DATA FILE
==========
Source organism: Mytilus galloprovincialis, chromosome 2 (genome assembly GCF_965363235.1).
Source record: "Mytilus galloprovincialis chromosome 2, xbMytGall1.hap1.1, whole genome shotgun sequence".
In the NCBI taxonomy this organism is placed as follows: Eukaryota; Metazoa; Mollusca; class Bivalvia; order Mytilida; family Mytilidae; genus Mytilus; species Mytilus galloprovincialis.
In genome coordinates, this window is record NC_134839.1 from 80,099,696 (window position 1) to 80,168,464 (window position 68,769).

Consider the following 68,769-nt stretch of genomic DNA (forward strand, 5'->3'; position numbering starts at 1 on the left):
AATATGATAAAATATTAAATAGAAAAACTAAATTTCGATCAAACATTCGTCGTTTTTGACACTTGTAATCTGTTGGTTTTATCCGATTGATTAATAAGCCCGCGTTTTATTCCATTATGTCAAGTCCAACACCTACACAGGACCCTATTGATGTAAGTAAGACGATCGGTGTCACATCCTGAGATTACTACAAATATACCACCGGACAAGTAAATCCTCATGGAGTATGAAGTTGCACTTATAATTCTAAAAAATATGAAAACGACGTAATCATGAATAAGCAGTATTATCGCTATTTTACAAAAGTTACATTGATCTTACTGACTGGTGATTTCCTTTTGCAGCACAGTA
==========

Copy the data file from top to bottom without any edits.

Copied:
Source organism: Mytilus galloprovincialis, chromosome 2 (genome assembly GCF_965363235.1).
Source record: "Mytilus galloprovincialis chromosome 2, xbMytGall1.hap1.1, whole genome shotgun sequence".
In the NCBI taxonomy this organism is placed as follows: Eukaryota; Metazoa; Mollusca; class Bivalvia; order Mytilida; family Mytilidae; genus Mytilus; species Mytilus galloprovincialis.
In genome coordinates, this window is record NC_134839.1 from 80,099,696 (window position 1) to 80,168,464 (window position 68,769).

Consider the following 68,769-nt stretch of genomic DNA (forward strand, 5'->3'; position numbering starts at 1 on the left):
AATATGATAAAATATTAAATAGAAAAACTAAATTTCGATCAAACATTCGTCGTTTTTGACACTTGTAATCTGTTGGTTTTATCCGATTGATTAATAAGCCCGCGTTTTATTCCATTATGTCAAGTCCAACACCTACACAGGACCCTATTGATGTAAGTAAGACGATCGGTGTCACATCCTGAGATTACTACAAATATACCACCGGACAAGTAAATCCTCATGGAGTATGAAGTTGCACTTATAATTCTAAAAAATATGAAAACGACGTAATCATGAATAAGCAGTATTATCGCTATTTTACAAAAGTTACATTGATCTTACTGACTGGTGATTTCCTTTTGCAGCACAGTA